Cyprus may veto Turk EU entry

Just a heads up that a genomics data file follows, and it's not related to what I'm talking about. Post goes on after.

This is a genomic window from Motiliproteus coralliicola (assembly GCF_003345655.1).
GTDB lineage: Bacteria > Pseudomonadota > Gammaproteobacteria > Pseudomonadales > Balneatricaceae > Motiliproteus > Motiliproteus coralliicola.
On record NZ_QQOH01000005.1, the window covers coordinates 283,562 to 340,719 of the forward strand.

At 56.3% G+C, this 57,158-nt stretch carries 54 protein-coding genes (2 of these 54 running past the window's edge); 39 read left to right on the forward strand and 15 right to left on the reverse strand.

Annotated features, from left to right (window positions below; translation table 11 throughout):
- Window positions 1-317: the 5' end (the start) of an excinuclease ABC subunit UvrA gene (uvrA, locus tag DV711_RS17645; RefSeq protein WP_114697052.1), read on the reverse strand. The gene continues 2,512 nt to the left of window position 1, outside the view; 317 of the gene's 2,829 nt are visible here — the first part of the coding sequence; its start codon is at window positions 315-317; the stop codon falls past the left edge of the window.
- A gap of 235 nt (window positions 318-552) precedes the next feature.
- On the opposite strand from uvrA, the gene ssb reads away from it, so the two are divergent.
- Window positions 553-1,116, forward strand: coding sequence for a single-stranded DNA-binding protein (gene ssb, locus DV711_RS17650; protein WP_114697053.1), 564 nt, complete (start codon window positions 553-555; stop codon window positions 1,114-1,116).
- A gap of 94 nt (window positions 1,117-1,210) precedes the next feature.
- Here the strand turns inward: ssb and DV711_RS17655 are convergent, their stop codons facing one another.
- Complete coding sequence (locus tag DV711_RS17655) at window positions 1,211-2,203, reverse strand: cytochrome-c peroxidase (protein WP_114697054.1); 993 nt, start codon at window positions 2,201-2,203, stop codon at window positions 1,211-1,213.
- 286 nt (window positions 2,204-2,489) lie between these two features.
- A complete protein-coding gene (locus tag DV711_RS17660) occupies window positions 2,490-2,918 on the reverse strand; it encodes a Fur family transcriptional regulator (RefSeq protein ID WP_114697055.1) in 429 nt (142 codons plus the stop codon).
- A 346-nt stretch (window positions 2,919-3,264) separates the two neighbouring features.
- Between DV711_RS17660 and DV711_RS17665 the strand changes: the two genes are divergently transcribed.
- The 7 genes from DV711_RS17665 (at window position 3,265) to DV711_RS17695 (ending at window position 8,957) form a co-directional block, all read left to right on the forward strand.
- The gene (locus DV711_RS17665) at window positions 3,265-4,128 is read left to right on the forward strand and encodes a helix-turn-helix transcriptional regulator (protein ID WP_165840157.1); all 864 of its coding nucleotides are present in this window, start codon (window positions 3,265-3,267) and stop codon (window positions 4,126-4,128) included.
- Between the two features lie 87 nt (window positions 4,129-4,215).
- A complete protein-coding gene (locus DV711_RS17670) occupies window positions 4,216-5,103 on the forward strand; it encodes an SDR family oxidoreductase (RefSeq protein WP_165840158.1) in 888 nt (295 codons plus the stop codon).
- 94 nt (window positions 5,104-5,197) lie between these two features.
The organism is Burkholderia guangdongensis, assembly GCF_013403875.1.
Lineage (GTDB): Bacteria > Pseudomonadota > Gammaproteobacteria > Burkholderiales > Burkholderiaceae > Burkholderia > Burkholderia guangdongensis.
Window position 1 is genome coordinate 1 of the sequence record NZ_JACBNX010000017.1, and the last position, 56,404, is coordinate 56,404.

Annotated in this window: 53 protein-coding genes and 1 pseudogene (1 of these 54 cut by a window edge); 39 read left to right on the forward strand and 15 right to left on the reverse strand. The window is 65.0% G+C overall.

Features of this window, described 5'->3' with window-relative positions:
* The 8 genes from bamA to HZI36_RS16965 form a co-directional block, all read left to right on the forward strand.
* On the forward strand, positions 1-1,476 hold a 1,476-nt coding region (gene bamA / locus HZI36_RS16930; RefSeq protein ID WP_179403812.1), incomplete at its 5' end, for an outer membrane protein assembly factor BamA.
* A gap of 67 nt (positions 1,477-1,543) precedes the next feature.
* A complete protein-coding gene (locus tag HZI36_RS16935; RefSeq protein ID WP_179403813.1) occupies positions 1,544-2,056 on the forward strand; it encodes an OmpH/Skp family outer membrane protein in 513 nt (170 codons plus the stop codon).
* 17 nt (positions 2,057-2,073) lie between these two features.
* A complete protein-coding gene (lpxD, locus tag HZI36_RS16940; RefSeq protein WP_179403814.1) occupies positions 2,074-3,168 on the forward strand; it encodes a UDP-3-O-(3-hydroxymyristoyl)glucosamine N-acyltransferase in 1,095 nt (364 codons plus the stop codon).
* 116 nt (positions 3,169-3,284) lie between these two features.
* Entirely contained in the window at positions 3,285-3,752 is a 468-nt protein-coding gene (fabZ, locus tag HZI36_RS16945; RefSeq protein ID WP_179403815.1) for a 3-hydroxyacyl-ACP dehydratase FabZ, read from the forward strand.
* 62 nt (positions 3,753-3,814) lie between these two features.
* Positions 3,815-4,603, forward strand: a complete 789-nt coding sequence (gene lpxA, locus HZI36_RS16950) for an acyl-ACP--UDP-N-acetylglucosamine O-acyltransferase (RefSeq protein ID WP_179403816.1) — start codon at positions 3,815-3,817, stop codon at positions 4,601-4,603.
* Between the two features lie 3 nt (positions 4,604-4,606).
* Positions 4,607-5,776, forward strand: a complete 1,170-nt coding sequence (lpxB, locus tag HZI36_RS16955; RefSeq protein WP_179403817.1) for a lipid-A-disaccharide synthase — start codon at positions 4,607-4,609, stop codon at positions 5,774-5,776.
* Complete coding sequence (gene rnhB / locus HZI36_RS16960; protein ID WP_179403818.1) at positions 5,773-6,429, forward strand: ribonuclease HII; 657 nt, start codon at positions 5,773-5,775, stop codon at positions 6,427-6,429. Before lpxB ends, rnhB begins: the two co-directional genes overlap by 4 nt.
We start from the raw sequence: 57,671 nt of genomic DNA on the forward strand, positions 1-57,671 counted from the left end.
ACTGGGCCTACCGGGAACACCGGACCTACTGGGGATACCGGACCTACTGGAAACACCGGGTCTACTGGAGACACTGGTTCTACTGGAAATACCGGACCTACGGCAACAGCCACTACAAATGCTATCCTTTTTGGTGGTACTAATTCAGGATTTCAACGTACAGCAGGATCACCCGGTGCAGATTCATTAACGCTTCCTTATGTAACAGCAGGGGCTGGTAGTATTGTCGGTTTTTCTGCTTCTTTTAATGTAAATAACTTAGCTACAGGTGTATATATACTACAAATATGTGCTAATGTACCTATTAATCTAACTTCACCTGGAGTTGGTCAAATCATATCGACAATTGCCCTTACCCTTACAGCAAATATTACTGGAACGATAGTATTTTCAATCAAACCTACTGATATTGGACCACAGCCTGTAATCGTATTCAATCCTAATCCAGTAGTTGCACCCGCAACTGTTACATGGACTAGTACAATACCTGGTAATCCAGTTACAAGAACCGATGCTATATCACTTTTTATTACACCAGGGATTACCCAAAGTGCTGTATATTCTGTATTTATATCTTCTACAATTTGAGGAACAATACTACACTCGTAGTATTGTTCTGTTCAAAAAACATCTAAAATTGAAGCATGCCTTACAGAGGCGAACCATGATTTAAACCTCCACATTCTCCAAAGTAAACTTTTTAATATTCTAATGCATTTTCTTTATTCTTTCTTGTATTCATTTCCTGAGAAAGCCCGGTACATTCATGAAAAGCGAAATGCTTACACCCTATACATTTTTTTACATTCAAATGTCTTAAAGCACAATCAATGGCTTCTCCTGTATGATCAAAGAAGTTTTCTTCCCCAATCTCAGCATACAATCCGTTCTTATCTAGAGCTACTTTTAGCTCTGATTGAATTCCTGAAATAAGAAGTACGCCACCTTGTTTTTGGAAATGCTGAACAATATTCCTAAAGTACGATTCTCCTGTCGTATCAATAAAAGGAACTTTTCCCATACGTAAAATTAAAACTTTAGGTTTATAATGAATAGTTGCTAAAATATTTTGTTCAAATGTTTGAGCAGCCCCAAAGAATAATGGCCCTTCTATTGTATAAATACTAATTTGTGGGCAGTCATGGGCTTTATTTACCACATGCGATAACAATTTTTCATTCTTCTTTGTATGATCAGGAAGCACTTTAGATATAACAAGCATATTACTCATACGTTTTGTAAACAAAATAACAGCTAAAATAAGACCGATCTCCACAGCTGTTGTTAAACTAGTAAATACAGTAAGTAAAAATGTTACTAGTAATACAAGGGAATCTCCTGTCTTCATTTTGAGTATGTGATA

NICOSIA (Reuters) – Cyprus warned Turkey yesterday that it would veto its European Union accession talks if Ankara did not meet its EU obligations to open ports and airports to Cypriot traffic. Raising the stakes in a standoff that has soured Greek-Turkish relations and fanned tensions for decades, Cyprus made clear for the first time since Ankara started EU membership talks that it would not hesitate to block its path. «(If) Turkey continues not to implement the European acquis (EU rules and regulations)… its path toward the European Union will end,» said government spokesman Giorgos Lillikas, a close aide to Cypriot President Tassos Papadopoulos. Asked if Cyprus will use its veto, he told Reuters, «Certainly.» Peace efforts have been in limbo since Greek Cypriots rejected the latest UN peace plan in a 2004 referendum just days before joining the EU. The Turkish-Cypriot north, where Turkey keeps about 35,000 troops, voted for the blueprint. As part of extending a customs union agreement to all EU member states, Turkey must open its ports and airports to Cypriot traffic. Brussels expects Ankara to do it this year but Turkey has asked that it be coupled with lifting trade restrictions for Turkish Cypriots. Lillikas said Turkey only wanted to extract concessions for meeting its EU obligations. «This shows the attitude of Turkey and its political culture, which reaffirms how wise we were to reject the (UN Secretary-General Kofi) Annan plan,» said Lillikas. Turkish-Cypriot leader Mehmet Ali Talat shrugged off the threat of a veto. «Good luck (to any Greek-Cypriot veto plan),» Talat told Reuters, but he acknowledged that a «crisis is imminent.»

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